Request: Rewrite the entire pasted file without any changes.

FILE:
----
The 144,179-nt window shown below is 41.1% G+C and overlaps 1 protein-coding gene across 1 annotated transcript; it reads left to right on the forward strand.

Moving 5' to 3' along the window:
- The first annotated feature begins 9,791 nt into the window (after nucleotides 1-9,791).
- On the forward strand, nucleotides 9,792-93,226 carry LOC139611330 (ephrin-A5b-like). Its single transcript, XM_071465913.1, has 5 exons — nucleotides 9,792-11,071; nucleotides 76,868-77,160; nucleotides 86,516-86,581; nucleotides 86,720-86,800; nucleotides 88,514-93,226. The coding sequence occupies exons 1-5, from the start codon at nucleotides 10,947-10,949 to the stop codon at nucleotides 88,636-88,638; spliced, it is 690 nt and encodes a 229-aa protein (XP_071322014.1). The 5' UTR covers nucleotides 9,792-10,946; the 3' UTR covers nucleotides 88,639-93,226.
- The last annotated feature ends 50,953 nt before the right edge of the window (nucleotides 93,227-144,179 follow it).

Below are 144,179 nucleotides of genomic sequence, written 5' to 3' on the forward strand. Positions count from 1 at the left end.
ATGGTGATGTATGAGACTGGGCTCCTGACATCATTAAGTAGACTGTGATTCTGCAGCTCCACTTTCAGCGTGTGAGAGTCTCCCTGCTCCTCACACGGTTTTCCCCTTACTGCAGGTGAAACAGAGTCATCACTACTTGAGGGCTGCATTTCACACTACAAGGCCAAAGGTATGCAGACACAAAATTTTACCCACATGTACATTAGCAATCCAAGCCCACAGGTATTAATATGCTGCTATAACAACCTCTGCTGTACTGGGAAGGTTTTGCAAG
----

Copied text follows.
The 144,179-nt window shown below is 41.1% G+C and overlaps 1 protein-coding gene across 1 annotated transcript; it reads left to right on the forward strand.

Moving 5' to 3' along the window:
- The first annotated feature begins 9,791 nt into the window (after nucleotides 1-9,791).
- On the forward strand, nucleotides 9,792-93,226 carry LOC139611330 (ephrin-A5b-like). Its single transcript, XM_071465913.1, has 5 exons — nucleotides 9,792-11,071; nucleotides 76,868-77,160; nucleotides 86,516-86,581; nucleotides 86,720-86,800; nucleotides 88,514-93,226. The coding sequence occupies exons 1-5, from the start codon at nucleotides 10,947-10,949 to the stop codon at nucleotides 88,636-88,638; spliced, it is 690 nt and encodes a 229-aa protein (XP_071322014.1). The 5' UTR covers nucleotides 9,792-10,946; the 3' UTR covers nucleotides 88,639-93,226.
- The last annotated feature ends 50,953 nt before the right edge of the window (nucleotides 93,227-144,179 follow it).

Below are 144,179 nucleotides of genomic sequence, written 5' to 3' on the forward strand. Positions count from 1 at the left end.
ATGGTGATGTATGAGACTGGGCTCCTGACATCATTAAGTAGACTGTGATTCTGCAGCTCCACTTTCAGCGTGTGAGAGTCTCCCTGCTCCTCACACGGTTTTCCCCTTACTGCAGGTGAAACAGAGTCATCACTACTTGAGGGCTGCATTTCACACTACAAGGCCAAAGGTATGCAGACACAAAATTTTACCCACATGTACATTAGCAATCCAAGCCCACAGGTATTAATATGCTGCTATAACAACCTCTGCTGTACTGGGAAGGTTTTGCAAG